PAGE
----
Pokémon Go Faces Class-Action Lawsuit
Get Legal Help Today
Secured with SHA-256 Encryption
UPDATED: Jul 16, 2021
It’s all about you. We want to help you make the right legal decisions.
We strive to help you make confident insurance and legal decisions. Finding trusted and reliable insurance quotes and legal advice should be easy. This doesn’t influence our content. Our opinions are our own.
Editorial Guidelines: We are a free online resource for anyone interested in learning more about legal topics and insurance. Our goal is to be an objective, third-party resource for everything legal and insurance related. We update our site regularly, and all content is reviewed by experts.
The wildly popular Pokémon Go game is facing a class-action lawsuit as homeowners become increasingly fed up with the “trainers” who are hunting Pokémon and visiting Pokéstops and Pokémon Gyms that are on or near their properties.
Class-Action Suit Filed
On August 10, 2016, Scott Dodich and Jayme Gotts-Dodich of St. Clair Shores, Michigan filed a class-action lawsuit against the Pokémon Company, the Nintendo Company, and Niantic Inc., the company that developed Pokémon Go, alleging that the game is placing Pokéstops and Pokémon Gyms on private property without permission. The suit accuses the users of the app of creating a nuisance and claims that the defendants are being unjustly enriched at the expense of the property owners.
Scott Dodich and Jayme Gotts-Dodich live across from Wahby Park in St. Clair Shores, Michigan. Wahby Park used to be a quiet park in an idyllic lakeside neighborhood. Since Pokémon Go’s launch in early July, the Dodiches allege that their quiet neighborhood has turned into a nightmare. Wahby Park is the site of a Pokémon Gym and seven Pokéstops. Pokémon Gyms and Pokéstops attract players by giving out in-game items and acting as areas where players can battle one another.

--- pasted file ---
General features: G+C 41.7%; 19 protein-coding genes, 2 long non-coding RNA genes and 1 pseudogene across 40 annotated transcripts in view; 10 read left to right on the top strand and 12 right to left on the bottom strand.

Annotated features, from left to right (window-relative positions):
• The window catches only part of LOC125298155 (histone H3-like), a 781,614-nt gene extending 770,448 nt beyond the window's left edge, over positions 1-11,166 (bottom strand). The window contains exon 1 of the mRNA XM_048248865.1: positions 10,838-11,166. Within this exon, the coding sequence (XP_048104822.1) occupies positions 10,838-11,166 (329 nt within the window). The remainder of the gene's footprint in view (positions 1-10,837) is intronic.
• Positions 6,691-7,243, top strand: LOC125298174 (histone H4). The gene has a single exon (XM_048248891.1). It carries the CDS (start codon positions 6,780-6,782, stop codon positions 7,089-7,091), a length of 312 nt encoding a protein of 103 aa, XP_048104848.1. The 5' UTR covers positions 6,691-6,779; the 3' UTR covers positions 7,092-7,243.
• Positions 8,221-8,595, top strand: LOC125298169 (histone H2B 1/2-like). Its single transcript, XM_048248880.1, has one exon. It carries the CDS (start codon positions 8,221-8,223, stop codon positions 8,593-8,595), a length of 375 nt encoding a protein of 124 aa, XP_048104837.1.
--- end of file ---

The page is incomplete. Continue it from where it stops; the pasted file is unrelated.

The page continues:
The lawsuit states that, “Defendant Niantic had placed a Pokémon Gym and at least seven Pokéstops on the park, and had placed Pokémon on Plaintiffs’ property as well… The intentional, unauthorized placement of Pokéstops and Pokémon gyms on or near the property of Plaintiffs and other members of the proposed class constitutes a continuing invasion of the class members’ use and enjoyment of their land.”
Gotts-Dodich claims that, despite increased police patrols in the area, she is harassed by the Pokémon players who are attracted to the Pokestops and Pokémon Gym in Wahby Park. The lawsuit claims that players “scatter when it is time to leave, hiding on our street or in the bushes, then come right back once police leave.” Gotts-Dodich also says that one player threatened her to “shut up… or else” when she asked them to get off her property.
The plaintiffs claim that Pokémon Go users hang out on their lawns, trample their landscaping, and peer into their windows. The plaintiffs allege that they have submitted multiple requests for the removal of the Pokestops and Pokémon Gyms located near them home, but have only received generic replies thanking them for submitting a report.
The lawsuit requests that a share of Pokémon Go’s revenue be given to property owners whose properties are used in the game. The lawsuit claims that Pokémon Go has reached 30 million downloads and brought in over $35 million in revenue. However, Niantic recently reported that the game has been downloaded close to 100 million times and one report has placed Pokémon Go’s revenues at $200 million in its first month. The lawsuit also demands that the Pokéstops and Gyms be removed from Wahby Park.
This suit was filed by the Los Angeles-based law firm Pomerantz LLP. This is the second Pokémon-related suit that has been filed by Pomerantz LLP. Their first suit was brought on behalf of a New Jersey plaintiff who alleged that a Pokémon in his backyard brought numerous unwanted visitors to his backyard.